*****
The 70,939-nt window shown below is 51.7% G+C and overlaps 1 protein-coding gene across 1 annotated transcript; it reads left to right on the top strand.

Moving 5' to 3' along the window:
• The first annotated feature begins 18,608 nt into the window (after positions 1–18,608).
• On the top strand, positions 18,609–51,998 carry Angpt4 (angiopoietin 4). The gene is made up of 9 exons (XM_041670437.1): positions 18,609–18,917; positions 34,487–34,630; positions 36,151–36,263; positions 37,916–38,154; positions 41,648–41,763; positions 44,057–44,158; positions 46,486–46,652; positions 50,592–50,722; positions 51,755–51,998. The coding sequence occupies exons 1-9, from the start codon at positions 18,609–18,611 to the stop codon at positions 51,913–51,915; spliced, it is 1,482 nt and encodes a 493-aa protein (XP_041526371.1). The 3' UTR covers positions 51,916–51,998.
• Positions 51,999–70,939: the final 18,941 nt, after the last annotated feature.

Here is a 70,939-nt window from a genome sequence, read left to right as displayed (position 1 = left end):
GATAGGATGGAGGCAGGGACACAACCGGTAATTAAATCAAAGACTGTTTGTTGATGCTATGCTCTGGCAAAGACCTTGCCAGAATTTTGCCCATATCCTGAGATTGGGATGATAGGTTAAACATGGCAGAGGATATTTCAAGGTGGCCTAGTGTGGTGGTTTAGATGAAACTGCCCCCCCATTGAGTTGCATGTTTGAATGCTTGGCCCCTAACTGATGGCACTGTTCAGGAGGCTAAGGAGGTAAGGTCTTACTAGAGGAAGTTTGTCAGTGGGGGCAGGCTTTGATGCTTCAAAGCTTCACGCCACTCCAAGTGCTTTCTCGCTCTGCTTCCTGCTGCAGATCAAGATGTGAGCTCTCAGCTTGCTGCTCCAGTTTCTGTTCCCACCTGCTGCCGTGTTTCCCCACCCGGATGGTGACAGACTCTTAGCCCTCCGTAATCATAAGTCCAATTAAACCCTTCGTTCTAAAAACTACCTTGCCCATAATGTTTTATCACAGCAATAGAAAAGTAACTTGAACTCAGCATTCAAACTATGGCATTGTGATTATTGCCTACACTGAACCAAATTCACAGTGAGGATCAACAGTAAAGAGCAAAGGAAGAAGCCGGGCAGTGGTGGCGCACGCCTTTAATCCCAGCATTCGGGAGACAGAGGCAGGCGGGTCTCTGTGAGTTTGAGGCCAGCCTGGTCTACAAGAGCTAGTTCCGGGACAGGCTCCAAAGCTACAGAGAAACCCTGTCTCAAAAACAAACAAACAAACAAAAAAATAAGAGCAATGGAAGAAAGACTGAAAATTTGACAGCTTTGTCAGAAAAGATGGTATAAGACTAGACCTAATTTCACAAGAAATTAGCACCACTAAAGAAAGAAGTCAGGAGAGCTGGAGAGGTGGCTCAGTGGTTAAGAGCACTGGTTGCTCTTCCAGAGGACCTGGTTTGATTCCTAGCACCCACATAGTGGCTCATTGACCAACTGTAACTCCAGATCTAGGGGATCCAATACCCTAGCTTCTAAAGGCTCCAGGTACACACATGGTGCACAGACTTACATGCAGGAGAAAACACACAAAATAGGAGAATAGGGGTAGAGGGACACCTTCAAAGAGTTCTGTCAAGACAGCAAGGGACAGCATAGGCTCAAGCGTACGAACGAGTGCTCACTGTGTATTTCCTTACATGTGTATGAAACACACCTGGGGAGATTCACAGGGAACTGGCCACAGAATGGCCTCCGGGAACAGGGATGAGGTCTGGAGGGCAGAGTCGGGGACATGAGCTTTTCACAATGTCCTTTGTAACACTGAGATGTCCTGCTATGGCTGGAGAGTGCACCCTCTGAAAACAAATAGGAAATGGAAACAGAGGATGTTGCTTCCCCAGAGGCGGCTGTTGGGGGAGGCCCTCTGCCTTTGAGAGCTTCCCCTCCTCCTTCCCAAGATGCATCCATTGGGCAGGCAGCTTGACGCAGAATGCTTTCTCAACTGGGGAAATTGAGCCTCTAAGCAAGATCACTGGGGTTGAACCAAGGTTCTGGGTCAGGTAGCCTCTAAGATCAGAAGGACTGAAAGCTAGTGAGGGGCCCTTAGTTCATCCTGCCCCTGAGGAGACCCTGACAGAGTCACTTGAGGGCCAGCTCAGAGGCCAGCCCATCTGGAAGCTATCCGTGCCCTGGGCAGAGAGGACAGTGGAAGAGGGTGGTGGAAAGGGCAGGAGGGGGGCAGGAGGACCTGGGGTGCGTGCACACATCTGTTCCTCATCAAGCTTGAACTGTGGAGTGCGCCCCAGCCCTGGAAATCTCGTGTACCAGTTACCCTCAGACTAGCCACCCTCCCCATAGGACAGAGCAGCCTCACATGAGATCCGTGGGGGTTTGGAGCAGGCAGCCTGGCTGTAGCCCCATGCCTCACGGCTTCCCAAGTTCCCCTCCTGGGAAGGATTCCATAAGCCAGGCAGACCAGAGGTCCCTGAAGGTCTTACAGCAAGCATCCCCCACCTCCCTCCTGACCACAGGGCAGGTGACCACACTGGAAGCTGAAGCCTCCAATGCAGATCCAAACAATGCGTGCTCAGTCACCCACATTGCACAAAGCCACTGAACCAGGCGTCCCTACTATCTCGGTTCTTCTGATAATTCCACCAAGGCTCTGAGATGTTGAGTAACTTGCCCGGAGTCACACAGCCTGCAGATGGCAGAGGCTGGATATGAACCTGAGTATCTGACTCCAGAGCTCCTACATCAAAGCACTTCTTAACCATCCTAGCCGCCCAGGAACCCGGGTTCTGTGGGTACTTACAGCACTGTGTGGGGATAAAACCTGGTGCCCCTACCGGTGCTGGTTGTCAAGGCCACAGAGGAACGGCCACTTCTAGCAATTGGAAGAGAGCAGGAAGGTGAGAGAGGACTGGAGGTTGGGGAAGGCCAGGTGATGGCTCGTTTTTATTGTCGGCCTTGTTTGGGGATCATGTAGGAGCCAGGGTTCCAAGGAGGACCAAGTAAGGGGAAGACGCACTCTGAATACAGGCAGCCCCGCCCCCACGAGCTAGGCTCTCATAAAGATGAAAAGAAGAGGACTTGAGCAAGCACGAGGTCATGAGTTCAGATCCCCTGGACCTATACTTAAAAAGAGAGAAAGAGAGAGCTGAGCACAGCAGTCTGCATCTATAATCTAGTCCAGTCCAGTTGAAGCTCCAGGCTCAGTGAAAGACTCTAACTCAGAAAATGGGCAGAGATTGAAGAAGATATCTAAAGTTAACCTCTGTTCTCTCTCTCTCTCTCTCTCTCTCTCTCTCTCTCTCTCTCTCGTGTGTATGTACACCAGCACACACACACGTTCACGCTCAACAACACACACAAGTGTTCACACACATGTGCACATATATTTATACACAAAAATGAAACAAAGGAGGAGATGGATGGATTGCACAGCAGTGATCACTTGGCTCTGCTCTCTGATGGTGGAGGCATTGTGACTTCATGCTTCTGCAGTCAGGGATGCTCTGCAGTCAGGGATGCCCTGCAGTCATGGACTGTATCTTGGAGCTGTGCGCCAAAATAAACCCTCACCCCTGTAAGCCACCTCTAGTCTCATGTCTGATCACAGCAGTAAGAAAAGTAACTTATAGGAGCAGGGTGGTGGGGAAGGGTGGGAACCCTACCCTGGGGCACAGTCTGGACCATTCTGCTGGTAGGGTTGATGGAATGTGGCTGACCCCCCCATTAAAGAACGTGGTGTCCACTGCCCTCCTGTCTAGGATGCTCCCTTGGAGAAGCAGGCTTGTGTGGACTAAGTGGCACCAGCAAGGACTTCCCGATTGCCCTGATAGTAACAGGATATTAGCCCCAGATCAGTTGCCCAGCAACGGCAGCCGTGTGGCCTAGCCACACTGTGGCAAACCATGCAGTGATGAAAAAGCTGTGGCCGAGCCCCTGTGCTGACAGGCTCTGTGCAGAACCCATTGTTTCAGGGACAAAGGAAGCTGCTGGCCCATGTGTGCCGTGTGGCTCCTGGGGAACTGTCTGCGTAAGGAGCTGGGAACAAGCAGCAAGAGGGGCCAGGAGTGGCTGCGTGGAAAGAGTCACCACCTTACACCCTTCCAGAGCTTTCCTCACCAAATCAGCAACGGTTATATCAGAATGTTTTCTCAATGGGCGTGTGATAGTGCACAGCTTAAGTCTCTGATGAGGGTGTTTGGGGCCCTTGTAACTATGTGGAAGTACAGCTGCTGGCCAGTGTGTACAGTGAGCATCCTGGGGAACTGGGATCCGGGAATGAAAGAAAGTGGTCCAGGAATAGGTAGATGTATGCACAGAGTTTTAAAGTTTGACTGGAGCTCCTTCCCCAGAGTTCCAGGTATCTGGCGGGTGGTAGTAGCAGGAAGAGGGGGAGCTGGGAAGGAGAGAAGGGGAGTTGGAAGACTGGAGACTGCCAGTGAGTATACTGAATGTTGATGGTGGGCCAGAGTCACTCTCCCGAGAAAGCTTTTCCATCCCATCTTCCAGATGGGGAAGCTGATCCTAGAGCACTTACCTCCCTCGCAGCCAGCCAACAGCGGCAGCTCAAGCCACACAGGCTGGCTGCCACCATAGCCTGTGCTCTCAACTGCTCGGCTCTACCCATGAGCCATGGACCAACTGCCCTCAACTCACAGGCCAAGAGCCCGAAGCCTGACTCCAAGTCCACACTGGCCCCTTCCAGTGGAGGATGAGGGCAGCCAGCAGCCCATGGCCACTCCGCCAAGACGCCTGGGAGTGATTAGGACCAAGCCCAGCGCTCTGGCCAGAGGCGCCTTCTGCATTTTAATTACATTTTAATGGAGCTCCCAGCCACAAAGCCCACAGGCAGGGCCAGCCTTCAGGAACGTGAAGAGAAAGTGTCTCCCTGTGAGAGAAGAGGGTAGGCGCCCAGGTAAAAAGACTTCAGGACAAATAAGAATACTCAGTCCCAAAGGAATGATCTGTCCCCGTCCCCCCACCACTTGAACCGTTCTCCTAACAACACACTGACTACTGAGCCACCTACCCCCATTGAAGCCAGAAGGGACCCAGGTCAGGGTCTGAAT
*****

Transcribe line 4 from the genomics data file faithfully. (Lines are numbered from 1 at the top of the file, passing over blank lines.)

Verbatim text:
• On the top strand, positions 18,609–51,998 carry Angpt4 (angiopoietin 4). The gene is made up of 9 exons (XM_041670437.1): positions 18,609–18,917; positions 34,487–34,630; positions 36,151–36,263; positions 37,916–38,154; positions 41,648–41,763; positions 44,057–44,158; positions 46,486–46,652; positions 50,592–50,722; positions 51,755–51,998. The coding sequence occupies exons 1-9, from the start codon at positions 18,609–18,611 to the stop codon at positions 51,913–51,915; spliced, it is 1,482 nt and encodes a 493-aa protein (XP_041526371.1). The 3' UTR covers positions 51,916–51,998.